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Mobile Ethnography Makes Observational Research Scalable and Practical

Professional market researchers know there are many sources of research bias.  No research method is immune. Surveys, focus groups, and in-depth interviews are all subject to acquiescence and social desirability bias, just to name two types.  We all also know that there are simply some behaviors that are difficult for research participants to accurately self-report.  For example, if you ask someone about recent purchases, they have a hard time accurately recalling the process, number of alternates considered, price paid and so on.

Observational methods have always been alluring because they side-step some of these issues. Rather than rely on people to self-report how they shop, problems encountered in the kitchen or steps taken when doing an activity, why not watch them? Ethnographic research to the rescue!

Ethnographic research is the observational method used by well-funded market research departments for decades. And the key phrase here is “well-funded.” These studies deliver rich insights, but require big budgets. You’re not going to execute a significant ethnographic research study for less than $20,000.  And most are well over $50,000.  The cost of recruitment and fieldwork is significant.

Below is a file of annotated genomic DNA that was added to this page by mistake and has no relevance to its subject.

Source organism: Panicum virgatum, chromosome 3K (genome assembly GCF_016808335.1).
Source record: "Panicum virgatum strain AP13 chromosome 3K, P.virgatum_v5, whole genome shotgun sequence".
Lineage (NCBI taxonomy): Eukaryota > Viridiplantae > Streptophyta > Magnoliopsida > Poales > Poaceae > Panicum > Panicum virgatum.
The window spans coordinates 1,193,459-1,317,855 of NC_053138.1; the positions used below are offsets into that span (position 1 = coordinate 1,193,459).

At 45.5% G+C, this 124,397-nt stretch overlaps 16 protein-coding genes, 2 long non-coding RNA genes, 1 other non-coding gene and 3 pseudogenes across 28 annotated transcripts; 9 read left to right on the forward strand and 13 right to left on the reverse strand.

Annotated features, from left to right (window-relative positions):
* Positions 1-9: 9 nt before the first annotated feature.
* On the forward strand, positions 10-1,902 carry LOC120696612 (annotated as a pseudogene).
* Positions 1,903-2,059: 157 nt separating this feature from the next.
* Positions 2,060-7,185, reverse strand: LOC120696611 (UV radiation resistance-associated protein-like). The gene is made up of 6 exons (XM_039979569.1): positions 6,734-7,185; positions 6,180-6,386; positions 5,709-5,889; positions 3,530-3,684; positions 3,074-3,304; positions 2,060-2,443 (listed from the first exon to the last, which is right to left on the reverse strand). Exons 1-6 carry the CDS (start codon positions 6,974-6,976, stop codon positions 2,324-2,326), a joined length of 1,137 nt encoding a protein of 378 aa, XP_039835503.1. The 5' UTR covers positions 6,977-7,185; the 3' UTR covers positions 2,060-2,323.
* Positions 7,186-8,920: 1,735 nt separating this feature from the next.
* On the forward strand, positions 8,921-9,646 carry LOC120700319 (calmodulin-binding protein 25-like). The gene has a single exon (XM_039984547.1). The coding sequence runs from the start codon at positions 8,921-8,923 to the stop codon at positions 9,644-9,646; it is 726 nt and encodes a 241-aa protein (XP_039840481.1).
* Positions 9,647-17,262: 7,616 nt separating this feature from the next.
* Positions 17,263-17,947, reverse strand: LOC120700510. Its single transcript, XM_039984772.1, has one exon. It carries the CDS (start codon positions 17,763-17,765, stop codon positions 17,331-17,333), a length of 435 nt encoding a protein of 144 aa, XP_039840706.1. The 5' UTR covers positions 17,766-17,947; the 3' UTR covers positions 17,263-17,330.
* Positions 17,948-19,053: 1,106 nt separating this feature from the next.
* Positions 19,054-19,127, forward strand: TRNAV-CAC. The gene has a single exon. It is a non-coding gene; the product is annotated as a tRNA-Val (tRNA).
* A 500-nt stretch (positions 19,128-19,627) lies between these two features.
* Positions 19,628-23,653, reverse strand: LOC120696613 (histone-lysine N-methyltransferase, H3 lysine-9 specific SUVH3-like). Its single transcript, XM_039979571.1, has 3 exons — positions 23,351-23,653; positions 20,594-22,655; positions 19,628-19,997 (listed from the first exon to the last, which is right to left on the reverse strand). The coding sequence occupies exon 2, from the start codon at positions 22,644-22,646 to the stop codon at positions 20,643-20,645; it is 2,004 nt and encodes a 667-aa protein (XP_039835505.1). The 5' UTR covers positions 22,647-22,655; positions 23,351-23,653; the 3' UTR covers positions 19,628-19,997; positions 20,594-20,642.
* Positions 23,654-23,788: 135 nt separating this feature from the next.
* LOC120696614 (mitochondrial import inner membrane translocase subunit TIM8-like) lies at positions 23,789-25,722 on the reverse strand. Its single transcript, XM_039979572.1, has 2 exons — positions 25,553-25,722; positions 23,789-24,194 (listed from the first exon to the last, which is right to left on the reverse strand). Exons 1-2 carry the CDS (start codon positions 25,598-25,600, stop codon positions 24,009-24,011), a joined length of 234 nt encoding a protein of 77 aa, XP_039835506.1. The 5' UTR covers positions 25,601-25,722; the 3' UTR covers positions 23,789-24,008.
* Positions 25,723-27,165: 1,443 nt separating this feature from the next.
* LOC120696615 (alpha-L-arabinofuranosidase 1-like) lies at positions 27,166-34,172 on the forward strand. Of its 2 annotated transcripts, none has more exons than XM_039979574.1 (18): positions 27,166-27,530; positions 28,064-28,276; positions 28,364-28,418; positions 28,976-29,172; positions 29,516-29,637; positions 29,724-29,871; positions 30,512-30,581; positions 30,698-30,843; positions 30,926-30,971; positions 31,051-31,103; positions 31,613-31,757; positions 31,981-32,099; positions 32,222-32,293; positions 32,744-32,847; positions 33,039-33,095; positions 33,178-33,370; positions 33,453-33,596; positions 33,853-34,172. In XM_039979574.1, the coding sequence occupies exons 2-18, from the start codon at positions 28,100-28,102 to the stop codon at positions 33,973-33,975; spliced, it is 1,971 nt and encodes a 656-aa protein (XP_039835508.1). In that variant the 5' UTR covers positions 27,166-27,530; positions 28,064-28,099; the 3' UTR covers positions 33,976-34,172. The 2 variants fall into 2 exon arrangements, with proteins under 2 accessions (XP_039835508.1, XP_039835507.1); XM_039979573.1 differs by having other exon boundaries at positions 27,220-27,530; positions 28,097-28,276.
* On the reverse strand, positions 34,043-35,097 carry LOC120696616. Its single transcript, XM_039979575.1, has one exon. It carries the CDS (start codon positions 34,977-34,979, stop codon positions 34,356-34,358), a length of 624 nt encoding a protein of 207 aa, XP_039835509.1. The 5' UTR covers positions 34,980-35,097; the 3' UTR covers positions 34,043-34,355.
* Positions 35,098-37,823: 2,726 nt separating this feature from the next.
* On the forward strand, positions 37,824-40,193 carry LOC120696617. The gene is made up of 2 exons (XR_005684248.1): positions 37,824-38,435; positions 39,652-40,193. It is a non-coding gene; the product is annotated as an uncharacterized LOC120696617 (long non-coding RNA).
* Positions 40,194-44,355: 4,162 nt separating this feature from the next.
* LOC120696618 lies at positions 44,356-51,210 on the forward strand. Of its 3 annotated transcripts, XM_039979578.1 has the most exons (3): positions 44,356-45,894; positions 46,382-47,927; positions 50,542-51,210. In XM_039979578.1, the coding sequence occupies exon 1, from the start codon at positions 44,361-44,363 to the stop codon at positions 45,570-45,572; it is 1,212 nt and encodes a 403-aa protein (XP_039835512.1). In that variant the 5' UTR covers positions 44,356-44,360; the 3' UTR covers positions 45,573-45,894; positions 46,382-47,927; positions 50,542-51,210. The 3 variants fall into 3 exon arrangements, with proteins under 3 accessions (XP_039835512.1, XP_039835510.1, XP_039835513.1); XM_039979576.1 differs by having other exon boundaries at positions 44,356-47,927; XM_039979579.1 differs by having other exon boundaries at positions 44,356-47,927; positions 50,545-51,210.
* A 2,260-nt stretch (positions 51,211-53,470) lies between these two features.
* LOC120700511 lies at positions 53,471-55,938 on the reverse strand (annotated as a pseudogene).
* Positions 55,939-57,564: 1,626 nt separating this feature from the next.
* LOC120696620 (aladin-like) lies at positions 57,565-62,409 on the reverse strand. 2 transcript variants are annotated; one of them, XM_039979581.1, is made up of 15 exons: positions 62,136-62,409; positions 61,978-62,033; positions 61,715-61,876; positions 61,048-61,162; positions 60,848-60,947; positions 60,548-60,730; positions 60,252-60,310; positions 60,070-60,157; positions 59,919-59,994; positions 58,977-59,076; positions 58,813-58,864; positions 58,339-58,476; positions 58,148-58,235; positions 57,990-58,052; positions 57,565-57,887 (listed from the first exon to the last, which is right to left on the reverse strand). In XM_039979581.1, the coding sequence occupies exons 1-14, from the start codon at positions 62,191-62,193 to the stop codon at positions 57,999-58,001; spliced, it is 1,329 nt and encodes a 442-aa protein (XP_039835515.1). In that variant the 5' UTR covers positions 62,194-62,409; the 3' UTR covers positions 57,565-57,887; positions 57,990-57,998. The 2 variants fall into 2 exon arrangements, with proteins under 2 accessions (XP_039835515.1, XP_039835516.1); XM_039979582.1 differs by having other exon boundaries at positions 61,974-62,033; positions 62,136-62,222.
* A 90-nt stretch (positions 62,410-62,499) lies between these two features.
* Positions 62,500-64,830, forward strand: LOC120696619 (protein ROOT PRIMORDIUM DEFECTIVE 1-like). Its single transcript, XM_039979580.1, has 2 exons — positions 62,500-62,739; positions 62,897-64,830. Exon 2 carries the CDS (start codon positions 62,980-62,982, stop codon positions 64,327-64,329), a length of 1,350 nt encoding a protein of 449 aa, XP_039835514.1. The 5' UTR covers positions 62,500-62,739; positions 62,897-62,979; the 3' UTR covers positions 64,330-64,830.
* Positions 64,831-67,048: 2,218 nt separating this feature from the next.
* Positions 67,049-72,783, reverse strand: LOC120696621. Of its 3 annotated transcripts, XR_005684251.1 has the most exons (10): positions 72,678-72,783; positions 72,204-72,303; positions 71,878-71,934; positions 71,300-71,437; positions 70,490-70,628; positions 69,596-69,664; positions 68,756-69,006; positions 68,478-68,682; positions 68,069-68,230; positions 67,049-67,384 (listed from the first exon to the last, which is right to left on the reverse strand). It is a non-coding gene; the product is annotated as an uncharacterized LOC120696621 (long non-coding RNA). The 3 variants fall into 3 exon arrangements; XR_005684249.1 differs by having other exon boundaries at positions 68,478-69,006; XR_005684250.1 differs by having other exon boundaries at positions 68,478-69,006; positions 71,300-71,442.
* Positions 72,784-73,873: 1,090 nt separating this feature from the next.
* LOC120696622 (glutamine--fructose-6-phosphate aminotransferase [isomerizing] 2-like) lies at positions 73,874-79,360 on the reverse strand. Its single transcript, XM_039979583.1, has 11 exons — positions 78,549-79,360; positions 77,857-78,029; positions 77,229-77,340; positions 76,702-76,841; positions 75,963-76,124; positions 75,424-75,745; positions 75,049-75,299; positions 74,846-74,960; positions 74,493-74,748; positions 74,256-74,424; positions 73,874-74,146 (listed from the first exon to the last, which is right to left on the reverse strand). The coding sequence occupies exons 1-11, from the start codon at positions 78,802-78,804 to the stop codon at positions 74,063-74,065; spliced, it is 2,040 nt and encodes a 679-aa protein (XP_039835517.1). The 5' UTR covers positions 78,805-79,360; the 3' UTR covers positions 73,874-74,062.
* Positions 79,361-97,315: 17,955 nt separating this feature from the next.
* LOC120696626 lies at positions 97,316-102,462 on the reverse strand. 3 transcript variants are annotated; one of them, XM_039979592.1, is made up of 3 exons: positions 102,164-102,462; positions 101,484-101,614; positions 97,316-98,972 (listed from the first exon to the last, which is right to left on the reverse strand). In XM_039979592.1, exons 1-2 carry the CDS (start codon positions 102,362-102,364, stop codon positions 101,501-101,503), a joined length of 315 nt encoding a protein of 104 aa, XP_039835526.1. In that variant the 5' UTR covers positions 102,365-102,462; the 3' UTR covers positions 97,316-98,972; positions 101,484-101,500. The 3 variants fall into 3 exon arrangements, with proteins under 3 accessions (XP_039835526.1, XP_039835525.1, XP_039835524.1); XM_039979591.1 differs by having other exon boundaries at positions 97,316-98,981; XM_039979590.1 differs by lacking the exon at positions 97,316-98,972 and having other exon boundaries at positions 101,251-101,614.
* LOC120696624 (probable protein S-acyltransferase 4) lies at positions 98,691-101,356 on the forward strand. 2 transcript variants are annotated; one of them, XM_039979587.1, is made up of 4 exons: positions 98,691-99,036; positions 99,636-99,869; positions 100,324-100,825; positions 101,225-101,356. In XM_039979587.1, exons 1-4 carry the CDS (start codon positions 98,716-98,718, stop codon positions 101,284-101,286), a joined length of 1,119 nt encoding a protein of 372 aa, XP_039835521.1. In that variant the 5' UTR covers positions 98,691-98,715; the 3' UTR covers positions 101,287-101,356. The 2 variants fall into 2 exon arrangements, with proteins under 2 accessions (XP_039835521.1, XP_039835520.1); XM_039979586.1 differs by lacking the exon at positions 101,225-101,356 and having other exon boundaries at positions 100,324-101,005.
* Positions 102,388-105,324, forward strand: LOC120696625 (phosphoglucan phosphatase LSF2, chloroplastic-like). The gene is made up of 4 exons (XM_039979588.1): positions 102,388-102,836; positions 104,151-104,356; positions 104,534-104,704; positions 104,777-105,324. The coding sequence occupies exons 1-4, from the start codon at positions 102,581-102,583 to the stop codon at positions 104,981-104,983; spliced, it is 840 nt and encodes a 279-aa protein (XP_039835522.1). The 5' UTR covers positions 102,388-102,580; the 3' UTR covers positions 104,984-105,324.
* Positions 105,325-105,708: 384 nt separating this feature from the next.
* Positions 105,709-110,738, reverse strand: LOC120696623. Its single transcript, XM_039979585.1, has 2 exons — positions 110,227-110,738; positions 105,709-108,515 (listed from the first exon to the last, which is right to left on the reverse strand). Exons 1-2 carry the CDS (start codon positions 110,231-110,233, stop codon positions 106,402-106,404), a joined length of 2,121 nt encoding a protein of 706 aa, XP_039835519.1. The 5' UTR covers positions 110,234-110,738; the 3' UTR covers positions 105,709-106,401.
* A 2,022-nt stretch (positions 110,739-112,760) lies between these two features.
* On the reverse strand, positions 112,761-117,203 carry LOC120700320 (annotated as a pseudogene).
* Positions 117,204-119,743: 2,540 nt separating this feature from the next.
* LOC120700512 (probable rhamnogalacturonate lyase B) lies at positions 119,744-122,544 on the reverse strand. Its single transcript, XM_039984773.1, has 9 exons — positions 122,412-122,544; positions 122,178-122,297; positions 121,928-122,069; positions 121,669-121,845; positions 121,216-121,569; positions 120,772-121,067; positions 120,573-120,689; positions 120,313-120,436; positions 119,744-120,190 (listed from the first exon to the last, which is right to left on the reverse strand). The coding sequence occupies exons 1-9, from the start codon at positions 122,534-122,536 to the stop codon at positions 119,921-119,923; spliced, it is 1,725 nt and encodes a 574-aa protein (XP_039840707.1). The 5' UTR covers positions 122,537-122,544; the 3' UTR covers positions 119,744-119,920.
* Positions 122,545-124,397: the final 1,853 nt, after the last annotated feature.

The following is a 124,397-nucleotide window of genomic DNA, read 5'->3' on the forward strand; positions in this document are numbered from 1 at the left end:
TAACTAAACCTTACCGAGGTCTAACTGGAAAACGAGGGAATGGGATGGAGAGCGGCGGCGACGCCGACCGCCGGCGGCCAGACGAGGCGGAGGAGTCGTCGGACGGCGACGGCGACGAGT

But what if we could dramatically reduce the cost of recruitment and fieldwork?

Today we can.  Mobile ethnography applications are now available—making observational research a practical, scalable choice for many researchers.

Want to learn how to plan and execute mobile ethnography projects? Want to try out four different tools for conducting them? In our 4-week course, students will work with instructor Frank Hines to learn a 6-step process for conducting these projects, while trying out different tools as both a researcher and a participant. Check out our YouTube video on mobile ethnography, or learn more at


Kathryn Korostoff

Kathryn Korostoff is founder and lead instructor at Research Rockstar. Over the past 25 years, she has personally directed more than 600 primary market research projects and published over 100 bylined articles in magazines. She is also a professor at Boston University, where she teaches grad students how to analyze and report quantitative data.

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